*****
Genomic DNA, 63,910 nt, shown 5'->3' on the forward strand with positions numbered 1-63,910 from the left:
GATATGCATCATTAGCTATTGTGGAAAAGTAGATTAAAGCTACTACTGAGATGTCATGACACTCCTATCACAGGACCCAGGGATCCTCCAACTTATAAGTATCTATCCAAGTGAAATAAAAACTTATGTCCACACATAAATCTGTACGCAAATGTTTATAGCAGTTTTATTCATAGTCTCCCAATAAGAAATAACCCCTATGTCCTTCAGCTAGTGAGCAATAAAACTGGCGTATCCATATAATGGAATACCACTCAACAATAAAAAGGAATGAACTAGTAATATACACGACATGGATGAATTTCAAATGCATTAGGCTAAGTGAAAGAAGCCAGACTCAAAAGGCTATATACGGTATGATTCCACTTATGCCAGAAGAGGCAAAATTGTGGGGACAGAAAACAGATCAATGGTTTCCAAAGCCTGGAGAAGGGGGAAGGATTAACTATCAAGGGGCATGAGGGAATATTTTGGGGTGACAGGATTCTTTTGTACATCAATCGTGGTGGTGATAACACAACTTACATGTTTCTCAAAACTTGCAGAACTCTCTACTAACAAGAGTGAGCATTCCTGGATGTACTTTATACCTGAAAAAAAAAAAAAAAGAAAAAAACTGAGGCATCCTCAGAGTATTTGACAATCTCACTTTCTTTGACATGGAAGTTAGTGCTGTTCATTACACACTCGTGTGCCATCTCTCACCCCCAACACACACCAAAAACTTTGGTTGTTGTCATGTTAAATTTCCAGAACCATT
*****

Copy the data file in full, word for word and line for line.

Genomic DNA, 63,910 nt, shown 5'->3' on the forward strand with positions numbered 1-63,910 from the left:
GATATGCATCATTAGCTATTGTGGAAAAGTAGATTAAAGCTACTACTGAGATGTCATGACACTCCTATCACAGGACCCAGGGATCCTCCAACTTATAAGTATCTATCCAAGTGAAATAAAAACTTATGTCCACACATAAATCTGTACGCAAATGTTTATAGCAGTTTTATTCATAGTCTCCCAATAAGAAATAACCCCTATGTCCTTCAGCTAGTGAGCAATAAAACTGGCGTATCCATATAATGGAATACCACTCAACAATAAAAAGGAATGAACTAGTAATATACACGACATGGATGAATTTCAAATGCATTAGGCTAAGTGAAAGAAGCCAGACTCAAAAGGCTATATACGGTATGATTCCACTTATGCCAGAAGAGGCAAAATTGTGGGGACAGAAAACAGATCAATGGTTTCCAAAGCCTGGAGAAGGGGGAAGGATTAACTATCAAGGGGCATGAGGGAATATTTTGGGGTGACAGGATTCTTTTGTACATCAATCGTGGTGGTGATAACACAACTTACATGTTTCTCAAAACTTGCAGAACTCTCTACTAACAAGAGTGAGCATTCCTGGATGTACTTTATACCTGAAAAAAAAAAAAAAAGAAAAAAACTGAGGCATCCTCAGAGTATTTGACAATCTCACTTTCTTTGACATGGAAGTTAGTGCTGTTCATTACACACTCGTGTGCCATCTCTCACCCCCAACACACACCAAAAACTTTGGTTGTTGTCATGTTAAATTTCCAGAACCATT